Also, during the planning phase of ACEX, IODP's ECORD Managing Agency (EMA) did not even exist. Not only was EMA able to invent itself and bring together the European members in IODP during this time, but it also set up the ECORD Science Operator (ESO), led by the British Geological Survey (BGS), in very short order. BGS began to get ready even before any group was officially in place and led a strong group that includes the University of Bremen and the European Petrophysical Consortium (EPC) (University of Leicester, the Université de Montpellier 2, RWTH Aachen and Vnje Universiteit of Amsterdam). They took on Expedition 302 and made it happen during a very tumultuous time. There are many to thank in ESO—Alister Skinner, Dan Evans, Colin Brett, Brice Rea, Ursula Röhl, Tim Brewer, Heike Delius, Alex Wuelbers, Hans Wallrabe-Adams, Dave McInroy, Davie Baxter, Dave Wallis, Graham Tulloch, Luzie Schnieders, Colin Graham, Martin Kölling, Walter Hale, and Åsa Wallin.

Early on, it was clear that our biggest challenge would be maintaining location in heavy sea ice. We had always known that if this could be achieved, then we would be successful. The station-keeping was much more than we could have ever anticipated—we were able to stay on location in 9/10, multiyear ice. This is a landmark feat that will allow scientists to continue to explore this least known of our oceans through scientific ocean drilling for many years to come.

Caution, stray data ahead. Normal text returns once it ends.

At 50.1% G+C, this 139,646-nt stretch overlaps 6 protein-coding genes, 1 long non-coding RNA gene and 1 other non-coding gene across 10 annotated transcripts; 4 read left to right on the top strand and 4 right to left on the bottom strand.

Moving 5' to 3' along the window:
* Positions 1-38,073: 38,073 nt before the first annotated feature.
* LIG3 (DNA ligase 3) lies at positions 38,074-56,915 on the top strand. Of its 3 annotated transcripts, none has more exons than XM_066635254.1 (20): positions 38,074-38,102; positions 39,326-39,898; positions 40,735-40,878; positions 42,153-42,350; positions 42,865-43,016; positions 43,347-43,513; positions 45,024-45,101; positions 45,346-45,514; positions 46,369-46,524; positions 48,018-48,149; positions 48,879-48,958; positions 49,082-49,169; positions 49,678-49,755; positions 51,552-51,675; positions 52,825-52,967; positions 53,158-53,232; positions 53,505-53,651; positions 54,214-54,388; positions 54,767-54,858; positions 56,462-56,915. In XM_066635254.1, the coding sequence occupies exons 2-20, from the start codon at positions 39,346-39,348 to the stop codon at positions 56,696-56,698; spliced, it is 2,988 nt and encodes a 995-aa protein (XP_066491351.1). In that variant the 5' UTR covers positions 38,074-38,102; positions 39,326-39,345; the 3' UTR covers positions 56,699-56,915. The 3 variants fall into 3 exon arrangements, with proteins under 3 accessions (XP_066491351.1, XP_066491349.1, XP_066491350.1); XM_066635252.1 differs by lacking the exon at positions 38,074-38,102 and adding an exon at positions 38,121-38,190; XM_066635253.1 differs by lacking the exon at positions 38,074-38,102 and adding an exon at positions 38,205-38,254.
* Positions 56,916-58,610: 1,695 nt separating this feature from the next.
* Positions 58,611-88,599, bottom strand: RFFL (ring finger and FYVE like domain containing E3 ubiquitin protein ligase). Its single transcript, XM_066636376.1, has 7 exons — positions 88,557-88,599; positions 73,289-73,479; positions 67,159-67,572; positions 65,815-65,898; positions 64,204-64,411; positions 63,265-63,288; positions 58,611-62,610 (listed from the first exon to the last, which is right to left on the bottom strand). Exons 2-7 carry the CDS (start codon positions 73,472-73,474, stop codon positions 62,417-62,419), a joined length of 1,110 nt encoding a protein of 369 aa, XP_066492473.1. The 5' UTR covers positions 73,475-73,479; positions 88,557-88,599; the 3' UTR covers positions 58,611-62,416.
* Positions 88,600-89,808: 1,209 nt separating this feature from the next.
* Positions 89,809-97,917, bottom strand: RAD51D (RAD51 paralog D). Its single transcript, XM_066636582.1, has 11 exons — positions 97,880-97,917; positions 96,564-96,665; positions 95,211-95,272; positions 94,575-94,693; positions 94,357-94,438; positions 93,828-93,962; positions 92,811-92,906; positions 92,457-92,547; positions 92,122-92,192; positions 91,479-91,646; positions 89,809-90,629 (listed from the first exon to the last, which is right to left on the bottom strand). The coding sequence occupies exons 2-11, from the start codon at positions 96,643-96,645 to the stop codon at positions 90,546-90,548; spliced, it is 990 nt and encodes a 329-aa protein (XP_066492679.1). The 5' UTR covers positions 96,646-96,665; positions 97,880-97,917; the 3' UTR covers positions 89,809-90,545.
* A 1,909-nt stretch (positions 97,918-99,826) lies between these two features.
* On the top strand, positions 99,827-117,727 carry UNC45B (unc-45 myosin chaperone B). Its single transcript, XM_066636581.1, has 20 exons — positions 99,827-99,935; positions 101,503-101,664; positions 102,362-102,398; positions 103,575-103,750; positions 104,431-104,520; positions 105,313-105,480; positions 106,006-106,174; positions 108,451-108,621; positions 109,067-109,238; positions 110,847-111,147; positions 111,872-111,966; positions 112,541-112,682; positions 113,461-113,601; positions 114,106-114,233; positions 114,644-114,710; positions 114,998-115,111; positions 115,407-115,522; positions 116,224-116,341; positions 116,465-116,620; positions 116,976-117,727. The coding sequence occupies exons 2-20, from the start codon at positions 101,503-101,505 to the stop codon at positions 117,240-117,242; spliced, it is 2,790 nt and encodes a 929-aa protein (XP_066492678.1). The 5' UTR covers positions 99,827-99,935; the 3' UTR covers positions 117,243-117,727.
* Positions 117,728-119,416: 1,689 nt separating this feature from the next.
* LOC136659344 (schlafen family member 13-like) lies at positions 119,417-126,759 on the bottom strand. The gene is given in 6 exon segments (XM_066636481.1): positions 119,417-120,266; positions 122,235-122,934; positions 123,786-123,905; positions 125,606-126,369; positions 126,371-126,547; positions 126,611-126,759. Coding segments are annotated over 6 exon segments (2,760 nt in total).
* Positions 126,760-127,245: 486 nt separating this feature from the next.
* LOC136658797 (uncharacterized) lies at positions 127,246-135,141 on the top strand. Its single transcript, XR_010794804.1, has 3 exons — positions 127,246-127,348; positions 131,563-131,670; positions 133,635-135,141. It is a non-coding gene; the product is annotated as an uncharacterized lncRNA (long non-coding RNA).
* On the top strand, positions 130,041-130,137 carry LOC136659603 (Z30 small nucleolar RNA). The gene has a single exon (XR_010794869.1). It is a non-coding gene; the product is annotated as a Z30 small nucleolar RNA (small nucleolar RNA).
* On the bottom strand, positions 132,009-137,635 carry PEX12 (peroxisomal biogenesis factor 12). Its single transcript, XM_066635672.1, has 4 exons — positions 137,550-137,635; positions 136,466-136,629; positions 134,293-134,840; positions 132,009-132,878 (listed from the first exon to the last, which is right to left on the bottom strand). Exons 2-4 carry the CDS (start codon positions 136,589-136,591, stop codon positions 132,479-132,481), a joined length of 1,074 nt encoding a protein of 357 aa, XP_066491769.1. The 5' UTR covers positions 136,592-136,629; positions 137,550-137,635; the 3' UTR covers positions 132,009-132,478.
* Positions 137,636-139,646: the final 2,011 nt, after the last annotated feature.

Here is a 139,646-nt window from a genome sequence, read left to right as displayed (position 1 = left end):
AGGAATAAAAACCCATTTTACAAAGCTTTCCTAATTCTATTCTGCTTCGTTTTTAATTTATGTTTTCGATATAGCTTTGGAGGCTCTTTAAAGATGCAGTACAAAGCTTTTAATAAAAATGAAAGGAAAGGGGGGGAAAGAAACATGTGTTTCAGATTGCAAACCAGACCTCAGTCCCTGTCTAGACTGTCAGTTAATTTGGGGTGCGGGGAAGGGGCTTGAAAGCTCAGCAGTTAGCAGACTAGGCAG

With Anders Backman and Anders Vikström leading the fleet, the three ships performed spectacularly. The Oden was not only a welcome, comfortable, and happy home for many of us during the expedition, but a very big thanks goes to Captain Tomas Årnell and his officers, engineers and crew who demonstrated the Oden's excellence as the last defense in protecting the Vidar Viking against the oncoming ice.

Captain Jørgen E. Haave and his officers did an outstanding job in maintaining station aboard the drillship Vidar Viking by keeping manual watch on the wheel, day after day.

And we had the best commuting system ever—we'll not soon forget our daily helicopter trips to and from the Vidar Viking—thanks to Sven Stenvall, Thomas Rönnqvist, and Jim Holmström.

Thanks also to Captain Stanislav Smith and his crew from the Sovetskiy Soyuz who provided the first attack on the large ice floes. This ship's great power and able crew also safely led us into and out of the ice pack in record time.

We cannot end without mentioning our Cornish drilling cohorts from Seacore Ltd. These are the folks who actually delivered the goods—the hard and soft core. Without exception, they (Tony Halliday, Danny Bennets, Shaun Curnow, Roy Mitchell, Julian Pearce, Allan Pope, Graeme Thomas, Pete Thornton, and Lynton Williams) worked tirelessly, with inventiveness, good humor, and grace.

Thank you also to Alain Kayo, of Schlumberger Wireline, for carrying out the Expedition 302 logging program.

Our science party was exemplary—you were "brave and calm" while patiently waiting for core. We can't really thank you completely yet, as our work has just begun with these initial Expedition Reports chapters. We look forward to completing this adventure by opening up new insights into the Arctic Ocean's past. Finally, we thank Meghan Paulson for translating the DIS core descriptions into barrel sheet form for this volume.